Terrill Warrenburg Expanded Art and Career Interests Through Her Penn Education

Terrill Warrenburg, a multi-media artist and May University of Pennsylvania graduate, describes her interest in art as “a lifelong passion.”

From the time she was a young child, she and her family traveled from their home in the Central New Jersey town of Little Silver to New York’s Metropolitan Museum of Art, Museum of Modern Art, Frick Museum and Whitney Museum of American Art. When the family vacationed in other cities, there would always be a stop at a local art museum. Her mother, a painter, also inspired Warrenburg to create her own work.

While Warrenburg’s interest in art began long before she came to Penn, she credits the University with helping to broaden and deepen her art and career interests and with exposing her to different facets of the contemporary art world.

“A general liberal arts education was essential in fostering my artistic direction, talent and practice, coaxing me to consider and utilize different perspectives, ideas and subjects into my pieces,” says Warrenburg, who majored in fine arts and minored in history of art and French.

Her work includes digital paintings, oil paintings, drawings, photographs and sculptures using materials such as textiles and shards of mirrors.

“I enjoy mixing it up and working with different mediums, having them interact and cross over,” says Warrenburg. “As well as implementing non-traditional art materials and digital technology into my practice.”

Warrenburg says digital technology allows artists to remove undesirable features of a piece by manipulating images and erasing something that’s less than perfect. When something goes wrong in the studio, she embraces it. Accidental paint spills and markings are incorporated into her compositions.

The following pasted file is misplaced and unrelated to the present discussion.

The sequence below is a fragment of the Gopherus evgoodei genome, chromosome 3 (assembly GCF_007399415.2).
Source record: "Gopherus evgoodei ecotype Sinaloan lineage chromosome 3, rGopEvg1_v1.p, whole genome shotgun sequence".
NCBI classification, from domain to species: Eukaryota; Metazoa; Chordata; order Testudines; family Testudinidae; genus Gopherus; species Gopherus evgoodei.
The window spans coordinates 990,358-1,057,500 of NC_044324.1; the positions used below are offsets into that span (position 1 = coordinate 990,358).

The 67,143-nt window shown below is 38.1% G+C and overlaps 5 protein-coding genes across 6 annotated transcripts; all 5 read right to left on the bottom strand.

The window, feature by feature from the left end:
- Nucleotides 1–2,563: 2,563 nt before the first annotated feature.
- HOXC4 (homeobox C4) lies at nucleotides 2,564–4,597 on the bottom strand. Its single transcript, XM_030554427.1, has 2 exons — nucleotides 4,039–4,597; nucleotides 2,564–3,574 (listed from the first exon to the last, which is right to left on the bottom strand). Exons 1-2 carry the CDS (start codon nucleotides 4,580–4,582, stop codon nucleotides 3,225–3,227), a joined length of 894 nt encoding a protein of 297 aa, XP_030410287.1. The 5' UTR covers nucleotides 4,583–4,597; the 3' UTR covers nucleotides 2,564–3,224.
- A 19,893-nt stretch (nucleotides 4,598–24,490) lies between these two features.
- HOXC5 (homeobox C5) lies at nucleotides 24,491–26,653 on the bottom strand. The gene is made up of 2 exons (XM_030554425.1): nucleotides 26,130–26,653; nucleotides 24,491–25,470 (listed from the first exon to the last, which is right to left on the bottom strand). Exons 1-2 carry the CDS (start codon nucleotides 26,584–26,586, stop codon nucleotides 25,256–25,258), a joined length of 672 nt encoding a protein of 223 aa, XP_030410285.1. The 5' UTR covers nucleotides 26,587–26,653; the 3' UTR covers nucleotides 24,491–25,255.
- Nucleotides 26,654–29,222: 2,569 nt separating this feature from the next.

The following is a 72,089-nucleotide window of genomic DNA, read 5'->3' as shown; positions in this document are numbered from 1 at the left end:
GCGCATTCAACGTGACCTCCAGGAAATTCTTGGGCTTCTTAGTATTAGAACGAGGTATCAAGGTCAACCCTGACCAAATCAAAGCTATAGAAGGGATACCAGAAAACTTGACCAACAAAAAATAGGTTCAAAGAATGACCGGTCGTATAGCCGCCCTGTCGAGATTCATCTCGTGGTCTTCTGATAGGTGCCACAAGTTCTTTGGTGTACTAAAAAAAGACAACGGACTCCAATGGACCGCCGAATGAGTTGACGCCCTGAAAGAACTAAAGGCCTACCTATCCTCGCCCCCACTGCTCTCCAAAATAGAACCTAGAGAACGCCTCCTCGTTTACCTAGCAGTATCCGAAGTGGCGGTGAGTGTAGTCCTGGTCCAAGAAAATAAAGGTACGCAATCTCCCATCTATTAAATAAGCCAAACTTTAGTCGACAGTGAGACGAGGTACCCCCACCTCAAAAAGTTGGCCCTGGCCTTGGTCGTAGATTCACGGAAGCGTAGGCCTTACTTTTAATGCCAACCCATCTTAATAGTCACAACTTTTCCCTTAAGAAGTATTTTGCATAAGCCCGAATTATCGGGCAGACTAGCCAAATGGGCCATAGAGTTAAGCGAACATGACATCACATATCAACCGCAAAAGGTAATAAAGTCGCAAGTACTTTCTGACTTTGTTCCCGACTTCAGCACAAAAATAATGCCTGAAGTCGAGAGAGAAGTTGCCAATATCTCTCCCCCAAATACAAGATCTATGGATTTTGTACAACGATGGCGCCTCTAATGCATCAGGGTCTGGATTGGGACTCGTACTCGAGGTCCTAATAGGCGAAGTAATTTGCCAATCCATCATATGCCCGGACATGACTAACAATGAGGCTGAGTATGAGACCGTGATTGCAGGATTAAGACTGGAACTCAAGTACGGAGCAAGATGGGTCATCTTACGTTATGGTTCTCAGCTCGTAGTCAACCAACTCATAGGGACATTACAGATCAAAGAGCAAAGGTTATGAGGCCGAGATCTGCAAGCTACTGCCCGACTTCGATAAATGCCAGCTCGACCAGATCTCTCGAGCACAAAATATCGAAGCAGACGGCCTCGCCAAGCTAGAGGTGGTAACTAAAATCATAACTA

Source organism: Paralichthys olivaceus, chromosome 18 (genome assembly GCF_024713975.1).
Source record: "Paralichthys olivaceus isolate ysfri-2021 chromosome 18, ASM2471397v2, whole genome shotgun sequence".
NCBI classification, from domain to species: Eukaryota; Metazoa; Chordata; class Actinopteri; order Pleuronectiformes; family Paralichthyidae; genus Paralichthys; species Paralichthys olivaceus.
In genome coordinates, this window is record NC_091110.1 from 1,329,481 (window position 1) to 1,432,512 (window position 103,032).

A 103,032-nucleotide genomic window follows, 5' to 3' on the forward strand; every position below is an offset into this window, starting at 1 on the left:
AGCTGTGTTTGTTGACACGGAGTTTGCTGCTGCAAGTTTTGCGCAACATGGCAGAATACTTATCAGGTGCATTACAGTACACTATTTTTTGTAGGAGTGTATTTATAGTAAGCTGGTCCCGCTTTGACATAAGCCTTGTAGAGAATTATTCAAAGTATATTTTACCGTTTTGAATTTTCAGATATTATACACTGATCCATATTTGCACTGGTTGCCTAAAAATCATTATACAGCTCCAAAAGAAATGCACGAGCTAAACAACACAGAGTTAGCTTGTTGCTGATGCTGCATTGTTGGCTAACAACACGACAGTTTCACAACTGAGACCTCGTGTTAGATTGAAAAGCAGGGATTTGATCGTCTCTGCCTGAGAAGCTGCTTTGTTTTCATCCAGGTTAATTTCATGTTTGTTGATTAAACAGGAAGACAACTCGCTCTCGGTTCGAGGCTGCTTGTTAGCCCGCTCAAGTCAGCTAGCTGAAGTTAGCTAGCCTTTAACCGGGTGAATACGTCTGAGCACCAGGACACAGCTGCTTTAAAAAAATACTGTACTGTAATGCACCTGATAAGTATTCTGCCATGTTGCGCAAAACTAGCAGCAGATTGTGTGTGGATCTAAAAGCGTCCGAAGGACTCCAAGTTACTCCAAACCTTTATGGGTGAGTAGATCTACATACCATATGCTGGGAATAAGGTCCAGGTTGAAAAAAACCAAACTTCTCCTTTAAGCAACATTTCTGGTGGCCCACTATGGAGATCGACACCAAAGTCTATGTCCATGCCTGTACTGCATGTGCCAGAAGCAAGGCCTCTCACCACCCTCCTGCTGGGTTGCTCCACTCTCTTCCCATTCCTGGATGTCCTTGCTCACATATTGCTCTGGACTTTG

Her piece “Monument to the Accident” was created after she spilled ink on the floor while she was working on it.

“Wiping up the mess, I found the spilled ink more exciting and beautiful than my originally conceived design,” says Warrenburg.

So, she photographed the spill and the ink-soaked paper towels. She compiled the images in Photoshop, creating a digital painting which she drew on top of to complete the piece.

“I try to balance my instincts and whims with regulation and self-imposed restrictions,” says Warrenburg. “My mediums, execution and practice are fluid and evolving but retain a sense of continuity.”

While a student at Penn, Warrenburg had the opportunity to intern at two local galleries, giving her hands-on experience that complemented what she was learning in class and also creating in the studio.

In the summer of 2015, Warrenburg began a yearlong internship in the curatorial department of Penn’s Institute of Contemporary Art, performing a variety of tasks including conducting research and cataloging exhibition items.

An internship at the Locks Gallery in Philadelphia gave her an opportunity to experience many aspects of running a gallery. Warrenburg worked on the gallery’s new website, created invitations for exhibition openings and had a chance to meet artists Polly Apfelbaum and Virgil Marti.

The internship at Locks led Warrenburg to a full-time position at the Gallery where, since early June, she has been assisting with preparations for an upcoming Louise Nevelson exhibition. She’s been working on marketing, communications and event planning for the exhibit, which opens in November. 

For now, Warrenburg is enjoying applying what she learned at Penn and doing a little bit of everything at Locks while continuing to create multi-media work. Her future plans are to further her education and go on to graduate school to study art, art history, French and marketing.  

“I am using my experiences to consider these fields and narrow down which direction I would like to take,” says Warrenburg. “Dual degree programs are of a particular interest to me, but I am not going to make any definitive plans as far as secondary degrees until I am 100 percent sure.”

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